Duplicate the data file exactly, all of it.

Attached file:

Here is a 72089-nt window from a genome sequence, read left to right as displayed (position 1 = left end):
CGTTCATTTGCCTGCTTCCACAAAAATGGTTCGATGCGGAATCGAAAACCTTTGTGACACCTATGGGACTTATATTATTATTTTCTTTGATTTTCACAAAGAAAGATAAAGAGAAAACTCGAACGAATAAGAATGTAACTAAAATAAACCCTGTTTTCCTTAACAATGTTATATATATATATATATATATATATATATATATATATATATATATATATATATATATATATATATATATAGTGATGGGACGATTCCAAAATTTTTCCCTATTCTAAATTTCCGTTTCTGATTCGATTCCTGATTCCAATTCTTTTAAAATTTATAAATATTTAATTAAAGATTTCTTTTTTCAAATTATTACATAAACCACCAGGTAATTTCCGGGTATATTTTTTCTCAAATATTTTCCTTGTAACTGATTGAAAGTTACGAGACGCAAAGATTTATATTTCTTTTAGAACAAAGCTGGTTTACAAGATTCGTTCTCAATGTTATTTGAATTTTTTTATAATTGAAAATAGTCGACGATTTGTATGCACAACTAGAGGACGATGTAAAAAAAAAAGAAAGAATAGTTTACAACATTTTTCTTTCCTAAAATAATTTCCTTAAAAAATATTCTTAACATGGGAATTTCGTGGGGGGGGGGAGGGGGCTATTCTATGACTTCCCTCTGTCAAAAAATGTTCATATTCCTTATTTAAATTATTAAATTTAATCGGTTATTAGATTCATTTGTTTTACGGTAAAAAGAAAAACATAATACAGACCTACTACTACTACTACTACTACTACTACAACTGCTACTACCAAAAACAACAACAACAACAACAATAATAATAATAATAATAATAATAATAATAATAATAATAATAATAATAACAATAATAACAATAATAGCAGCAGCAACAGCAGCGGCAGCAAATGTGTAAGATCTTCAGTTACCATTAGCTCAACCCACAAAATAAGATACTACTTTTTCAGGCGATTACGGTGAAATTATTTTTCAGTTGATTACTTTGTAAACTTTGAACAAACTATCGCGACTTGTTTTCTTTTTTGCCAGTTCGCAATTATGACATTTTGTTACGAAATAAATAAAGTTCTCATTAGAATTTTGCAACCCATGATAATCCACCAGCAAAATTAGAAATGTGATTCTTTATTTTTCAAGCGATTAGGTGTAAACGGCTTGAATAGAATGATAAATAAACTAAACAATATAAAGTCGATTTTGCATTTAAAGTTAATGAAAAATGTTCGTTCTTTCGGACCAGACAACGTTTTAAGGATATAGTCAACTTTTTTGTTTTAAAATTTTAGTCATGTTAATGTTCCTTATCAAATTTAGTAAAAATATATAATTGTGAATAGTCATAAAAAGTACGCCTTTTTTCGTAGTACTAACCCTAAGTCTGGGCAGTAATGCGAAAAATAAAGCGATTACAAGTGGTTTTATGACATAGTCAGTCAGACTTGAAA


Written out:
Here is a 72089-nt window from a genome sequence, read left to right as displayed (position 1 = left end):
CGTTCATTTGCCTGCTTCCACAAAAATGGTTCGATGCGGAATCGAAAACCTTTGTGACACCTATGGGACTTATATTATTATTTTCTTTGATTTTCACAAAGAAAGATAAAGAGAAAACTCGAACGAATAAGAATGTAACTAAAATAAACCCTGTTTTCCTTAACAATGTTATATATATATATATATATATATATATATATATATATATATATATATATATATATATATATATATATATAGTGATGGGACGATTCCAAAATTTTTCCCTATTCTAAATTTCCGTTTCTGATTCGATTCCTGATTCCAATTCTTTTAAAATTTATAAATATTTAATTAAAGATTTCTTTTTTCAAATTATTACATAAACCACCAGGTAATTTCCGGGTATATTTTTTCTCAAATATTTTCCTTGTAACTGATTGAAAGTTACGAGACGCAAAGATTTATATTTCTTTTAGAACAAAGCTGGTTTACAAGATTCGTTCTCAATGTTATTTGAATTTTTTTATAATTGAAAATAGTCGACGATTTGTATGCACAACTAGAGGACGATGTAAAAAAAAAAGAAAGAATAGTTTACAACATTTTTCTTTCCTAAAATAATTTCCTTAAAAAATATTCTTAACATGGGAATTTCGTGGGGGGGGGGAGGGGGCTATTCTATGACTTCCCTCTGTCAAAAAATGTTCATATTCCTTATTTAAATTATTAAATTTAATCGGTTATTAGATTCATTTGTTTTACGGTAAAAAGAAAAACATAATACAGACCTACTACTACTACTACTACTACTACTACAACTGCTACTACCAAAAACAACAACAACAACAACAATAATAATAATAATAATAATAATAATAATAATAATAATAATAATAATAACAATAATAACAATAATAGCAGCAGCAACAGCAGCGGCAGCAAATGTGTAAGATCTTCAGTTACCATTAGCTCAACCCACAAAATAAGATACTACTTTTTCAGGCGATTACGGTGAAATTATTTTTCAGTTGATTACTTTGTAAACTTTGAACAAACTATCGCGACTTGTTTTCTTTTTTGCCAGTTCGCAATTATGACATTTTGTTACGAAATAAATAAAGTTCTCATTAGAATTTTGCAACCCATGATAATCCACCAGCAAAATTAGAAATGTGATTCTTTATTTTTCAAGCGATTAGGTGTAAACGGCTTGAATAGAATGATAAATAAACTAAACAATATAAAGTCGATTTTGCATTTAAAGTTAATGAAAAATGTTCGTTCTTTCGGACCAGACAACGTTTTAAGGATATAGTCAACTTTTTTGTTTTAAAATTTTAGTCATGTTAATGTTCCTTATCAAATTTAGTAAAAATATATAATTGTGAATAGTCATAAAAAGTACGCCTTTTTTCGTAGTACTAACCCTAAGTCTGGGCAGTAATGCGAAAAATAAAGCGATTACAAGTGGTTTTATGACATAGTCAGTCAGACTTGAAA